UK-South Africa Newton Fund joins SKA in celebrating the construction of the world’s largest telescopes

On Monday, 05 December 2022, the Square Kilometre Array (SKA) Observatory celebrated a scientific milestone in radio astronomy as it has begun constructing the world’s largest telescopes.

New discoveries from space will help answer crucial questions about the earliest periods of the universe. Scientists will use the radio telescopes located in South Africa’s Northern Cape province and Western Australia, with headquarters in the UK, to fill the knowledge gap in astrophysics.

The UK and South Africa have advanced research capabilities in radio astronomy. They have contributed to the work at SKA through international partnerships like those funded by the Newton Fund.

Since 2014, the UK-South Africa Development in Africa with Radio Astronomy (DARA) and DARA Big Data programmes have offered radio astronomy and data science skills training to young science and engineering students from across SKA Africa partner countries including: South Africa, Botswana, Ghana, Kenya, Madagascar, Mauritius, Mozambique, Zambia and Namibia.

Some of the students trained through these programmes are contributing to major scientific breakthroughs in astronomy. For example, Dr Zafiirah Hosenie, a Physics and Astronomy PhD graduate at the University of Manchester in the UK was recently awarded the IoP CPG Thesis Prize. The prize was awarded to recognise Zafiirah’s research, which used machine learning techniques to detect challenges arising from the large data volumes that are prevalent in modern astronomy. Algorithms developed from this research have been successfully deployed at the MeerKAT radio telescope array and the MeerLICHT optical telescope, both located in South Africa.

Building science, technology, engineering and mathematics (STEM) skills in radio astronomy and data science is crucial for the Fourth Industrial Revolution and a key driver for sustainable development for emerging economies in Africa. This is why the UK Science and Technology Facilities Council, South Africa’s National Research Foundation, and the South African Radio Astronomy Observatory, supported the DARA and DARA Big Data initiatives, targeting countries building radio telescopes to form the African VLBI Network as part of their participation in the SKA project.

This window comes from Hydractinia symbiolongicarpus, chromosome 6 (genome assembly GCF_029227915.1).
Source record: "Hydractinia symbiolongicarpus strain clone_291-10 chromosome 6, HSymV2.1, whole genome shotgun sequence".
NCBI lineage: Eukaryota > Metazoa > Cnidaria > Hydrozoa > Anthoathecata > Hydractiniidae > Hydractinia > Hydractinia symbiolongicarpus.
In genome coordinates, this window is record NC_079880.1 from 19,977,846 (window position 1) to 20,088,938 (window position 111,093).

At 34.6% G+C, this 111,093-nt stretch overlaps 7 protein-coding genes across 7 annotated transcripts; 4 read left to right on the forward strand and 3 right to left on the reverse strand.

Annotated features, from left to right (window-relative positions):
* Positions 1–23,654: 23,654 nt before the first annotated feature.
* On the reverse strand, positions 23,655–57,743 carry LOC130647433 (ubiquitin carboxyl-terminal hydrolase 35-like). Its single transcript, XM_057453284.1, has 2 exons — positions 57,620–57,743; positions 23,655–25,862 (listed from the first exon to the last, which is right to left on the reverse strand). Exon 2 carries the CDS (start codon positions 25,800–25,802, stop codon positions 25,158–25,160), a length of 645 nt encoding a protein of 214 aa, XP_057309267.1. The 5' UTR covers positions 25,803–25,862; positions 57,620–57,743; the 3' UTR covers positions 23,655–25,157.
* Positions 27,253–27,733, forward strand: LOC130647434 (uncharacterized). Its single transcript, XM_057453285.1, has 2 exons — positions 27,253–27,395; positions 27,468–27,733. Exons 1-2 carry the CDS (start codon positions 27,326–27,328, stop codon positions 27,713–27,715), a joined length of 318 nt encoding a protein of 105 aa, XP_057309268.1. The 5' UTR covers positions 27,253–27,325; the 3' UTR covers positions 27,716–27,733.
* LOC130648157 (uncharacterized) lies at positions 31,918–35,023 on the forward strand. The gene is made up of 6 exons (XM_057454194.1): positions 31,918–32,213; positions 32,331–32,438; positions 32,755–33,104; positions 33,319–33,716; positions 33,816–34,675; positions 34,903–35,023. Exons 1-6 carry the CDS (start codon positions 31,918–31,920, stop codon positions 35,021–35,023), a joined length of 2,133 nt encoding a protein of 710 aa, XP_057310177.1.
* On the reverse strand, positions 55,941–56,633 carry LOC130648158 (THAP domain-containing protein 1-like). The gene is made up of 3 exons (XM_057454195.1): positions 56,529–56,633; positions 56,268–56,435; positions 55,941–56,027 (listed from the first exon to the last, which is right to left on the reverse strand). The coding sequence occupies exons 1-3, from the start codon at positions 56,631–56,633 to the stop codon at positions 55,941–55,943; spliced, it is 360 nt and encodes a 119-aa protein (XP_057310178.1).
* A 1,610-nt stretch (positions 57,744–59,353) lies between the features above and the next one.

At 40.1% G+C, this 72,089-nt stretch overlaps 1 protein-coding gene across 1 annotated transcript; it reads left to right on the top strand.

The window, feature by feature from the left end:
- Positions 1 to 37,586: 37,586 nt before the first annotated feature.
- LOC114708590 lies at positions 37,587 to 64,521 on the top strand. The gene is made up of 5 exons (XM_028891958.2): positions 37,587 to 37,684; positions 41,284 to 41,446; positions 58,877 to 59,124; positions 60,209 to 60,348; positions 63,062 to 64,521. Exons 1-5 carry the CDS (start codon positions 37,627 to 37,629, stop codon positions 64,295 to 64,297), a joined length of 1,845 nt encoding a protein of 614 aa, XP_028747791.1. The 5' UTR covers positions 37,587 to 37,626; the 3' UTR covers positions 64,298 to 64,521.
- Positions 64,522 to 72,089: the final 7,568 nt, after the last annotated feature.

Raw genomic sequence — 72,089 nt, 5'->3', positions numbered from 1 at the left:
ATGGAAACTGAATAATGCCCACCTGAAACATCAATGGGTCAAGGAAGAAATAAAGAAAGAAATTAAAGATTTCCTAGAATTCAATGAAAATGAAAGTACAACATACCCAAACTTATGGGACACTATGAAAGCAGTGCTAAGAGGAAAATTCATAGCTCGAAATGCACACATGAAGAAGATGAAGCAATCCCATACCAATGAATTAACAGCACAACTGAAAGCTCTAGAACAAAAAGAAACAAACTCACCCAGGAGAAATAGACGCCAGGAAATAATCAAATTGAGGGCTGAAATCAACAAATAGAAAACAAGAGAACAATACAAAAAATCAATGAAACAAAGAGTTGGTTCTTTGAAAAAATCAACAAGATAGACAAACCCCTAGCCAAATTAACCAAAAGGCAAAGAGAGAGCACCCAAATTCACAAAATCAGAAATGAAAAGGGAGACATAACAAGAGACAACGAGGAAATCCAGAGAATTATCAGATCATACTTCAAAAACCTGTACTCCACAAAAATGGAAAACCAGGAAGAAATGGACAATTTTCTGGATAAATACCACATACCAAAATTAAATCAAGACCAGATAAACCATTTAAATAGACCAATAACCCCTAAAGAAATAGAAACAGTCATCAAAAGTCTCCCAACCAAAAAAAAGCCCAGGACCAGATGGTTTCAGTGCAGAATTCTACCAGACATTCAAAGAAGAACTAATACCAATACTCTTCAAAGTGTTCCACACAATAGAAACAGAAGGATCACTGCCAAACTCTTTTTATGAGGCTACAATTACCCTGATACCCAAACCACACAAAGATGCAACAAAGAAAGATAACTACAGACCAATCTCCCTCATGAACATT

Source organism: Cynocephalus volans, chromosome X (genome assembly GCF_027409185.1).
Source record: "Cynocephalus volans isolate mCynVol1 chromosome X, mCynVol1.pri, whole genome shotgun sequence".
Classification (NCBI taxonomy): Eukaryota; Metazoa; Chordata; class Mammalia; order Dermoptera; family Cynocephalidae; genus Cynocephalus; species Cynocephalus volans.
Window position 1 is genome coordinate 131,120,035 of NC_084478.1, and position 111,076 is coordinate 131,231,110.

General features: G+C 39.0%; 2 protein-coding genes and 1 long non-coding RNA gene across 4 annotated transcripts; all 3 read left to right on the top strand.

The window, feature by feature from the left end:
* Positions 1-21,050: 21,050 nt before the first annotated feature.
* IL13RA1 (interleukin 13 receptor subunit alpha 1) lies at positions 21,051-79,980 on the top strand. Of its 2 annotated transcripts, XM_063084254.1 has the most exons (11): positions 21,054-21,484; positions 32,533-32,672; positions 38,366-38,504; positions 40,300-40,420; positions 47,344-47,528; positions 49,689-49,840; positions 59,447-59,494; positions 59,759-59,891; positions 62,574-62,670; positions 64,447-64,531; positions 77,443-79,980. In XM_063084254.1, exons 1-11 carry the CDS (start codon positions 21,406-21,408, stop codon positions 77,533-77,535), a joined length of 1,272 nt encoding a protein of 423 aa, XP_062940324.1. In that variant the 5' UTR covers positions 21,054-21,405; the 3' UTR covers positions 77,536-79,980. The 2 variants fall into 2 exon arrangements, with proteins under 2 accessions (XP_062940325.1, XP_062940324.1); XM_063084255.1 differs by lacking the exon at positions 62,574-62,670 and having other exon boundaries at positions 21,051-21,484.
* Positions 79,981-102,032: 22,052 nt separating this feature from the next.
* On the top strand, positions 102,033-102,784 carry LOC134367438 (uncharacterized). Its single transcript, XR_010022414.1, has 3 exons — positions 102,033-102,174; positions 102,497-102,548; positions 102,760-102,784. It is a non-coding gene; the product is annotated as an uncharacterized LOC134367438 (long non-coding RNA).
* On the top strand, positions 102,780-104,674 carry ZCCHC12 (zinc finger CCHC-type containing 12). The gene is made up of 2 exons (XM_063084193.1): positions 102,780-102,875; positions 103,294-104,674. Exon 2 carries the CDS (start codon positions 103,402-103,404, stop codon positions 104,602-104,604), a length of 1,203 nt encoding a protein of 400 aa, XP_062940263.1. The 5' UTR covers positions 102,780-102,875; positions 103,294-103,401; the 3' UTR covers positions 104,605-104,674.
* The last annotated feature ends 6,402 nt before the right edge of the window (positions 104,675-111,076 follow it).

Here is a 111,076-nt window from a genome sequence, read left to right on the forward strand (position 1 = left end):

The construction commencement of the SKA radio telescopes that are expected to be completed by 2028, has been announced in the same week world leaders, the scientific community, and policy-makers have gathered at the 2022 World Science Forum hosted by the Department of Science and Innovation in Cape Town, South Africa. It is the first time that the forum is hosted on the African continent and will facilitate engagements on the role science should play in society.

In a news piece released by SKA, Science, Research and Innovation Minister George Freeman said “This is an incredibly exciting and important moment, both for space science, but also for the increasingly commercial space sector, and for the communion of countries, nations working together to ensure that we build an open, integrated, safe space for science and the space economy going forward. So congratulations to all of those who've helped to make this possible. We are as the UK very proud to be one of the three host partners of the SKA Observatory and I'd like to congratulate colleagues in South Africa and Australia on achieving this latest milestone and helping us to bring one step closer operation of this really exciting observatory.”

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